Patricia Hyne’s paper explores processes of trust and mistrust in accounts of displacement and asylum drawing on analysis from different research projects over a 25 year period. She reports practitioners’ experiences working in Thai refugee transit and processing camps and Burmese refugees as well as drawing on research conducted with in the UK refugees, asylum seekers and trafficked children. Hynes provides examples of when it is ‘safe’ to trust someone and where mistrust is essential for survival. Deborah Allnock’s UK based study on childhood disclosure of sexual abuse, examines the relationship between memorable life events (MLEs) and disclosure of sexual abuse in childhood. She provides a framework that illuminates those contexts that can inhibit, alter or reverse decisions to disclose abuse.

In relation to researching ‘hard to reach’ groups, the paper by Lorraine Radford, Nancy Lombard, Franziska Meinck, Emma Katz and Stanford Mahati includes a case-study from each author’s research on children and young people’s experiences of violence and adversity across the different contexts of the UK and South Africa. Each researcher used different methodologies and concepts but shared a common understanding of the social construction of childhood and the centrality of cultural and social contexts for understanding what constitutes violence. They report considerable ethical challenges and dilemmas were experienced in gaining ethical approval and in conducting the studies. This paper highlights the importance of researching with children rather on children. Similarly, the paper by Vearey, Barter, Hynes and McGinn provides rich illustrations of the ethical dilemmas of researching gender based violence. The article draws on diverse examples including: research on the Burmese-Thai border; research in Ireland on intimate partner violence and research with school children in a number of European countries. This paper provides detailed accounts of real life problems encountered during research and the complexity of establishing an ethical response in contexts where the outcome of actions can be difficult to anticipate.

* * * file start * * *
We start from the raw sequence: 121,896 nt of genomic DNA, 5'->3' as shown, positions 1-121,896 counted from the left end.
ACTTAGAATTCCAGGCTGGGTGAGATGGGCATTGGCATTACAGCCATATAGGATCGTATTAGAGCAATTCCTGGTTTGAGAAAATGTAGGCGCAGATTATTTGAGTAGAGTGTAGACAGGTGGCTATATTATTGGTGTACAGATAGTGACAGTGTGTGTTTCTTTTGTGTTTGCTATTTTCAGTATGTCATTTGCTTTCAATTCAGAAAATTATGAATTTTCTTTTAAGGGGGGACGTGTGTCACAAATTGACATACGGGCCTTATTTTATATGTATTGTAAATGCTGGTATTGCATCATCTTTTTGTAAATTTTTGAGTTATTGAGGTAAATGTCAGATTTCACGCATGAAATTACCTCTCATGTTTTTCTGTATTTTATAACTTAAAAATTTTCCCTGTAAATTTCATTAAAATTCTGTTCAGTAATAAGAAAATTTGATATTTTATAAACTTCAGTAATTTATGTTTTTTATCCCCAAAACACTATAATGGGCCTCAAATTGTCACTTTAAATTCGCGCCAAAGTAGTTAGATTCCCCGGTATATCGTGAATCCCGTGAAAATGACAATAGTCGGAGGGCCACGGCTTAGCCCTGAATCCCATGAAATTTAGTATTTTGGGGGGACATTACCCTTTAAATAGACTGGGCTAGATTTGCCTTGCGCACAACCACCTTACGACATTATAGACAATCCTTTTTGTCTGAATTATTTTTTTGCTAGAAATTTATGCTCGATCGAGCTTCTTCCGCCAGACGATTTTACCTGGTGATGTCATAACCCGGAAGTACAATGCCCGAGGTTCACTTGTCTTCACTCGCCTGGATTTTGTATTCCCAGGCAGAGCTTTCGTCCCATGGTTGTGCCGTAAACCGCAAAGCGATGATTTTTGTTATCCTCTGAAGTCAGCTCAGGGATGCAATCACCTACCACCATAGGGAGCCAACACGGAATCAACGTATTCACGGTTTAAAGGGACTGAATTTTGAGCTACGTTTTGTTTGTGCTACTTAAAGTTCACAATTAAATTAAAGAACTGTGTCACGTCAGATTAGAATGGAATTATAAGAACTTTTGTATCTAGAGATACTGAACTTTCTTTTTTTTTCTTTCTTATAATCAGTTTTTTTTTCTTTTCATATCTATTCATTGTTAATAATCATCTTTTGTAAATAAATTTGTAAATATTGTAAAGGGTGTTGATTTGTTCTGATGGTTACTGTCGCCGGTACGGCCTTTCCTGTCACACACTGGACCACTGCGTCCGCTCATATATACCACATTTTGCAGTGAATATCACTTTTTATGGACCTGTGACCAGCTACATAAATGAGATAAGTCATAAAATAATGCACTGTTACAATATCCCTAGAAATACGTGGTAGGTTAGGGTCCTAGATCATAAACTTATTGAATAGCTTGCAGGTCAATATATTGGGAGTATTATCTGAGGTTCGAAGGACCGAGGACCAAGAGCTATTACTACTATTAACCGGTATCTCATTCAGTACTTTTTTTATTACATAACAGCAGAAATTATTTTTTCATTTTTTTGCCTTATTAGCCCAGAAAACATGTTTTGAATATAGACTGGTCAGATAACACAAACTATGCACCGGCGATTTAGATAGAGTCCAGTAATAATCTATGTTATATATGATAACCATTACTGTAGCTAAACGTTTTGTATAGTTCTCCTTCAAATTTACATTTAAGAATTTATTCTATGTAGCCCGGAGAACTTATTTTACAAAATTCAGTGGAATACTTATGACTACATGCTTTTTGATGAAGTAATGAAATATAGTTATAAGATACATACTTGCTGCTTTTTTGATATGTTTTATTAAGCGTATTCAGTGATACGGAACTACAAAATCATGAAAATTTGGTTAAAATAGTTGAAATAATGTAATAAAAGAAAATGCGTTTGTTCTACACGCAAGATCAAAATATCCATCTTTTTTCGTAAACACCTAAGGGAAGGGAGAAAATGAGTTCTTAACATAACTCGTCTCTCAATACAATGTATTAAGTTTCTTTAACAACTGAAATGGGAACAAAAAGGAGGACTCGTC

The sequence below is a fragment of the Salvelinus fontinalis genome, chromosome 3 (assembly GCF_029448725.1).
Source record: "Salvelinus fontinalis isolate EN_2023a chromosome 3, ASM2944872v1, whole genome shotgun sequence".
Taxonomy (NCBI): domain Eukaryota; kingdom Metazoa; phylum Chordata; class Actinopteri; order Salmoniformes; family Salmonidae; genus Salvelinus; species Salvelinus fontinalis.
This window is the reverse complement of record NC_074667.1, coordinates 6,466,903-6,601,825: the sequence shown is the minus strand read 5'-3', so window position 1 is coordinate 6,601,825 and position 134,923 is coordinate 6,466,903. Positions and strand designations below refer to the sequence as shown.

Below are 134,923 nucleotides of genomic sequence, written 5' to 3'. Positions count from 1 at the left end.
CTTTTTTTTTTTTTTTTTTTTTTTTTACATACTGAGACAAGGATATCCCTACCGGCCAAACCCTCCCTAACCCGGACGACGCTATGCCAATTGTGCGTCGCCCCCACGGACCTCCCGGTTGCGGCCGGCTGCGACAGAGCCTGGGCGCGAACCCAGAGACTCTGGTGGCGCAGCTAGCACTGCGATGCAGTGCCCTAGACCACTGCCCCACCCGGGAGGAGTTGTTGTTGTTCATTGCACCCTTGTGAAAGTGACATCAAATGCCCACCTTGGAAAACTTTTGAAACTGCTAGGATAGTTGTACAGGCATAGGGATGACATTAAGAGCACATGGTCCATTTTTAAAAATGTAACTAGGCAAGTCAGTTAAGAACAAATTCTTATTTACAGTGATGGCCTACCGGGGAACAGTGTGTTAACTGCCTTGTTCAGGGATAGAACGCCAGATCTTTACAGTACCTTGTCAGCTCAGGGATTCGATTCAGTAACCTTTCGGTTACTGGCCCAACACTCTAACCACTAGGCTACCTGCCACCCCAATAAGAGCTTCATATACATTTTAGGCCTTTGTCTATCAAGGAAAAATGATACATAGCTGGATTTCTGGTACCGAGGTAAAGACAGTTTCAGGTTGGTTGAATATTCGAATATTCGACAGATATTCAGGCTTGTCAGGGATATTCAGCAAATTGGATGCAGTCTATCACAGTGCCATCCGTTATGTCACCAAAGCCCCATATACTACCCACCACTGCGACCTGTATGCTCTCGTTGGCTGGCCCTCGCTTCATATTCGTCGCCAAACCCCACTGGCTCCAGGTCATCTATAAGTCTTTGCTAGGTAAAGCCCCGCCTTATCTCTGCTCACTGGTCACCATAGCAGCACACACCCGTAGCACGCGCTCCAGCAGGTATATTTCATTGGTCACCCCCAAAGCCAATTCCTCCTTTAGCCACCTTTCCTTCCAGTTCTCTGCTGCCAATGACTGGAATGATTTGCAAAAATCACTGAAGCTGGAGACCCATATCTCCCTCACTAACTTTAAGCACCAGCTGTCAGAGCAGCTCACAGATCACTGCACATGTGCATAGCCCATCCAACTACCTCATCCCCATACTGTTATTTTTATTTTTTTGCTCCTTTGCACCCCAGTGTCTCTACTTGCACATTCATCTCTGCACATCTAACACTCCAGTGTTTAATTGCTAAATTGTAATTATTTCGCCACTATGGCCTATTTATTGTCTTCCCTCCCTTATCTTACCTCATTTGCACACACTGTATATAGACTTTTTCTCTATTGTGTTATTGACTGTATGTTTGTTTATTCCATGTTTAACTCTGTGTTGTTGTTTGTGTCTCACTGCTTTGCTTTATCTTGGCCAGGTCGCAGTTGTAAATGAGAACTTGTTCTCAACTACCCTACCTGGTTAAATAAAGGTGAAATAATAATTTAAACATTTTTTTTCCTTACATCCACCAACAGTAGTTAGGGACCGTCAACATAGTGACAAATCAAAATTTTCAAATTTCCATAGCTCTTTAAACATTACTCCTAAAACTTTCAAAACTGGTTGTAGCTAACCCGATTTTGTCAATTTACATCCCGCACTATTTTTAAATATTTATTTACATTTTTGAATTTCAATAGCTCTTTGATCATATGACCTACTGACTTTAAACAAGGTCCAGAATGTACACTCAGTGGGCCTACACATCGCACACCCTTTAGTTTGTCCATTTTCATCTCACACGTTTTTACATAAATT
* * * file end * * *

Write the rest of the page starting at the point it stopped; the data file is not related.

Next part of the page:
Sharma and Marsh’s Open Space piece offers an analysis of group-work at Safety4Sisters, Manchester, UK, by workers who facilitate a group for women with experiences of abuse with NRPF and insecure immigration status. Their contribution brings to life the harshness of the immigration and asylum process and the fragility of the women’s existence. In their Open Space piece, Elsa Oliveira and Jo Vearey, researchers based at the African Centre for Migration & Society, University of the Witwatersrand, discuss creative research approaches with migrant sex workers in South Africa. They are founders of the MoVE:method:visual:explore project, and their paper highlights the importance of doing research differently with marginalised groups. The emphasis is very much on working with marginalised groups through media that allow marginalised voices to be articulated. In achieving this, the boundaries between research and activism are blurred and overlap.